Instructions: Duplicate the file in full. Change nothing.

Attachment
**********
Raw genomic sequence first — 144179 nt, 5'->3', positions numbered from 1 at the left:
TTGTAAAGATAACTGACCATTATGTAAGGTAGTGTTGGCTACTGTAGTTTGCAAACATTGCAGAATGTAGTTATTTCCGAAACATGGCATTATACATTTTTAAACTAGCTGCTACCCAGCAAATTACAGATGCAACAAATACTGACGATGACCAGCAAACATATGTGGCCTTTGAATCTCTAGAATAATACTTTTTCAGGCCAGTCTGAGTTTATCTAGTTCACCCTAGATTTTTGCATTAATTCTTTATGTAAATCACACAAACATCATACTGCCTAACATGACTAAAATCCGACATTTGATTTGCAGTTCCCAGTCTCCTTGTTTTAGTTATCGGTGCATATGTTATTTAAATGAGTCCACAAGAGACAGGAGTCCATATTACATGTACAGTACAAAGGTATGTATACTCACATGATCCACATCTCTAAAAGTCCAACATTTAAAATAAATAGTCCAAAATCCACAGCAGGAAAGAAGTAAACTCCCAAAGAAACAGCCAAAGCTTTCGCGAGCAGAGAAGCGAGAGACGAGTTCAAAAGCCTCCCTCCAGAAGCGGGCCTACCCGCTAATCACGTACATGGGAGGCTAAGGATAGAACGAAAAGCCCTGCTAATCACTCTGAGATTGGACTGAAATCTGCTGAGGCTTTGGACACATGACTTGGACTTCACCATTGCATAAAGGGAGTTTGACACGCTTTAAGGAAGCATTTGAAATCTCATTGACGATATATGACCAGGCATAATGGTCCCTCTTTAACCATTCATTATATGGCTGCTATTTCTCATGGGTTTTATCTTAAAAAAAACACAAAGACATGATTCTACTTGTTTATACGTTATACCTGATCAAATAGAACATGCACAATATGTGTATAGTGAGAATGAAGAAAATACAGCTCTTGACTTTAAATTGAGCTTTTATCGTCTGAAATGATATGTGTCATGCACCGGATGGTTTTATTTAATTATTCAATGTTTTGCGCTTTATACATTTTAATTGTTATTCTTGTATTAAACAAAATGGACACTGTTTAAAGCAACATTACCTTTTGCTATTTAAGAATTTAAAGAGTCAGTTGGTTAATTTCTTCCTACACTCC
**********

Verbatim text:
Raw genomic sequence first — 144179 nt, 5'->3', positions numbered from 1 at the left:
TTGTAAAGATAACTGACCATTATGTAAGGTAGTGTTGGCTACTGTAGTTTGCAAACATTGCAGAATGTAGTTATTTCCGAAACATGGCATTATACATTTTTAAACTAGCTGCTACCCAGCAAATTACAGATGCAACAAATACTGACGATGACCAGCAAACATATGTGGCCTTTGAATCTCTAGAATAATACTTTTTCAGGCCAGTCTGAGTTTATCTAGTTCACCCTAGATTTTTGCATTAATTCTTTATGTAAATCACACAAACATCATACTGCCTAACATGACTAAAATCCGACATTTGATTTGCAGTTCCCAGTCTCCTTGTTTTAGTTATCGGTGCATATGTTATTTAAATGAGTCCACAAGAGACAGGAGTCCATATTACATGTACAGTACAAAGGTATGTATACTCACATGATCCACATCTCTAAAAGTCCAACATTTAAAATAAATAGTCCAAAATCCACAGCAGGAAAGAAGTAAACTCCCAAAGAAACAGCCAAAGCTTTCGCGAGCAGAGAAGCGAGAGACGAGTTCAAAAGCCTCCCTCCAGAAGCGGGCCTACCCGCTAATCACGTACATGGGAGGCTAAGGATAGAACGAAAAGCCCTGCTAATCACTCTGAGATTGGACTGAAATCTGCTGAGGCTTTGGACACATGACTTGGACTTCACCATTGCATAAAGGGAGTTTGACACGCTTTAAGGAAGCATTTGAAATCTCATTGACGATATATGACCAGGCATAATGGTCCCTCTTTAACCATTCATTATATGGCTGCTATTTCTCATGGGTTTTATCTTAAAAAAAACACAAAGACATGATTCTACTTGTTTATACGTTATACCTGATCAAATAGAACATGCACAATATGTGTATAGTGAGAATGAAGAAAATACAGCTCTTGACTTTAAATTGAGCTTTTATCGTCTGAAATGATATGTGTCATGCACCGGATGGTTTTATTTAATTATTCAATGTTTTGCGCTTTATACATTTTAATTGTTATTCTTGTATTAAACAAAATGGACACTGTTTAAAGCAACATTACCTTTTGCTATTTAAGAATTTAAAGAGTCAGTTGGTTAATTTCTTCCTACACTCC